Two-Year-Old Beats Rare Form Of Ovarian Cancer
A two-year-old girl found to have a rare form of ovarian cancer has been given the all clear.
McKenna Shea Xydias - known as Kenni - was found to have an ovarian yolk sac tumour, a rare form of the cancer often found in children under two, in February 2018.
Following this, the toddler went through four stages of chemotherapy.
The littlen was first diagnosed when Kerri's parents, Parents Mike and Meagan Xydia, of Senoia, Georgia, received a call from her nursery in January saying that she had a fever. Her parents took her home, nursed her back to health and that was that.
A couple of weeks later, on 7th February, Kerri's nursery called again telling her parents her belly appeared uncomfortably bloated.
"We walked into the ER thinking our daughter had a blockage in her bowels causing her stomach to be distended. We had been to the paediatrician already that day with momma crying saying 'something is wrong and it's not gas.' So we were sent to the children's hospital for a follow up ultrasound," the parents explained in a Facebook post.
"Through a whirlwind of events, we find that our 2 year old has several cancerous tumors, will need surgery immediately, and will be going through chemo treatments right after [sic]."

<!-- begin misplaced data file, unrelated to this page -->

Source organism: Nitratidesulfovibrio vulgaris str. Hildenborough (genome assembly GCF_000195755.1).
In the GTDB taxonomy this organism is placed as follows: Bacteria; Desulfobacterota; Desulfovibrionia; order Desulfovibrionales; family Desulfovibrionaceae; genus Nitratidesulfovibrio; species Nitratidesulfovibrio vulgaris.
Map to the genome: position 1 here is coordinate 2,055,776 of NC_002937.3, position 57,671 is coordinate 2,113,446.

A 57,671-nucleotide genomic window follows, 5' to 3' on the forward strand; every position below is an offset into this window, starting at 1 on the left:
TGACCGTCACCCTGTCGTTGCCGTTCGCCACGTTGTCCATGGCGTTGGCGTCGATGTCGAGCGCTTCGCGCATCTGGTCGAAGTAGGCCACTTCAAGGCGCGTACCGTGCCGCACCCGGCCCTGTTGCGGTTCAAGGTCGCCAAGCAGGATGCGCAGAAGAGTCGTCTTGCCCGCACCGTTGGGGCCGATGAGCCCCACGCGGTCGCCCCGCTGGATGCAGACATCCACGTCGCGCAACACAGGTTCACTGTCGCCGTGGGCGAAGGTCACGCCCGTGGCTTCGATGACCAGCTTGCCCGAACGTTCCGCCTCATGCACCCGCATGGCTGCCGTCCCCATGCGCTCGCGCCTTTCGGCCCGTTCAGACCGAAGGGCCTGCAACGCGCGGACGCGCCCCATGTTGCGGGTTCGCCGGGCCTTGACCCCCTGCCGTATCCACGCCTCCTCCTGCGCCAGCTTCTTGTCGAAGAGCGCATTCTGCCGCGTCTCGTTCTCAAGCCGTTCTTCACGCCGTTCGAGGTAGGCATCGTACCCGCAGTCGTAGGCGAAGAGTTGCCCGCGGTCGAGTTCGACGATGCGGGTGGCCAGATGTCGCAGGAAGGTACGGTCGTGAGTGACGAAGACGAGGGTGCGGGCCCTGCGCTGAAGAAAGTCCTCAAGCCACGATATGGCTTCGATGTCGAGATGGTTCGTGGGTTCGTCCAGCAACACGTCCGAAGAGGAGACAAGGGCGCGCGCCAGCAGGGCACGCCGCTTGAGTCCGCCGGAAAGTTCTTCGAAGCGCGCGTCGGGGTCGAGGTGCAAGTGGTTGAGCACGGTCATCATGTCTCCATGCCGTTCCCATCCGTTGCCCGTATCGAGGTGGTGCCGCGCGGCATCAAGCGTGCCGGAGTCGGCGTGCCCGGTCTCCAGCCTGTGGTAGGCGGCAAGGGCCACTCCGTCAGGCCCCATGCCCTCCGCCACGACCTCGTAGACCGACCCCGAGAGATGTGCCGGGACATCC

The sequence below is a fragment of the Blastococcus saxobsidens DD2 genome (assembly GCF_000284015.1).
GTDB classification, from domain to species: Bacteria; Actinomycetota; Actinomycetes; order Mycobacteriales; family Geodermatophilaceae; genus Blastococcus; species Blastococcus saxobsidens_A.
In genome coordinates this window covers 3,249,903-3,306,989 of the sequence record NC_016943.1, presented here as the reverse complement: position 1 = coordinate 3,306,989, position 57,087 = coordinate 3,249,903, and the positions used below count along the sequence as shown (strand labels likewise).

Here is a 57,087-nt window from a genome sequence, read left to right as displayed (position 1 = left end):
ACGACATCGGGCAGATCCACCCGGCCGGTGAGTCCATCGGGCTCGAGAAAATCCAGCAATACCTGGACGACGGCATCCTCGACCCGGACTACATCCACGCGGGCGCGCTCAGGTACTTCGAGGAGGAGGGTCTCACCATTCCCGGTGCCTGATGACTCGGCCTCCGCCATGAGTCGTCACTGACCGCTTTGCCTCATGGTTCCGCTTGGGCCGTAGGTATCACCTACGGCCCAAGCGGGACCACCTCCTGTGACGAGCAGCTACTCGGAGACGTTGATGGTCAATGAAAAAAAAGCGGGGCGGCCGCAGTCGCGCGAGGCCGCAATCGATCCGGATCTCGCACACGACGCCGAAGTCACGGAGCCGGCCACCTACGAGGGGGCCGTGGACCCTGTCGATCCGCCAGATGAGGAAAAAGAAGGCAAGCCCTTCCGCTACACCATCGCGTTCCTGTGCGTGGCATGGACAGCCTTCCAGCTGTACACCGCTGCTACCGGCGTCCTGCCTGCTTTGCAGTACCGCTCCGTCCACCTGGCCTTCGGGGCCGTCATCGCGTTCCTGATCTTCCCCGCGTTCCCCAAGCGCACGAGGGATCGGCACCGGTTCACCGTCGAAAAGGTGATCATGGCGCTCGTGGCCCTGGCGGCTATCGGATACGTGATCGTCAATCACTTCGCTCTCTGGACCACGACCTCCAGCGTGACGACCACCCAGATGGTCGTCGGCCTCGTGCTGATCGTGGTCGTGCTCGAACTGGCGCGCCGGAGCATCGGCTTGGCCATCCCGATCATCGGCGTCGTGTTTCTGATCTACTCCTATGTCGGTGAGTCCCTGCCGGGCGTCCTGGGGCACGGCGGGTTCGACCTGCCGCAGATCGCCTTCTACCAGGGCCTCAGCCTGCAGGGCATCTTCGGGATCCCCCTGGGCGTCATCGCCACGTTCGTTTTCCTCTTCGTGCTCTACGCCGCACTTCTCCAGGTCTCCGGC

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"The immediate reaction was, 'How could this happen?'" dad Mike told Good Morning America after Kerri's diagnosis. "I knew of this being [more common] in women. I didn't realise that it could happen to such a young kid."
On 12th June, the family received some incredible news: Kerri had a clean bill of health.
"Dr. Sutton came in - she just got straight to it and said, 'Scans were clear. There's nothing there,'" Meagan told GMA. "We sat and cried and held each other for a minute."
"She's a rock star," Dr. Katie Sutton, paediatric oncologist for the Aflac Cancer and Blood Disorders Center at Children's Healthcare of Atlanta, told GMA. "She had no serious or unexpected side effects aside from requiring occasional blood transfusions."
Kerri's rare form of childhood ovarian cancer accounts for less than 5 per cent of all ovarian cancer cases, according to the National Centre For Advancing Translational Services.
Here's to a long and healthy life for Kerri!
For support or advice on ovarian cancer, visit Ovarian Cancer Action here.
Featured Image Credit: Facebook/FightWithKenni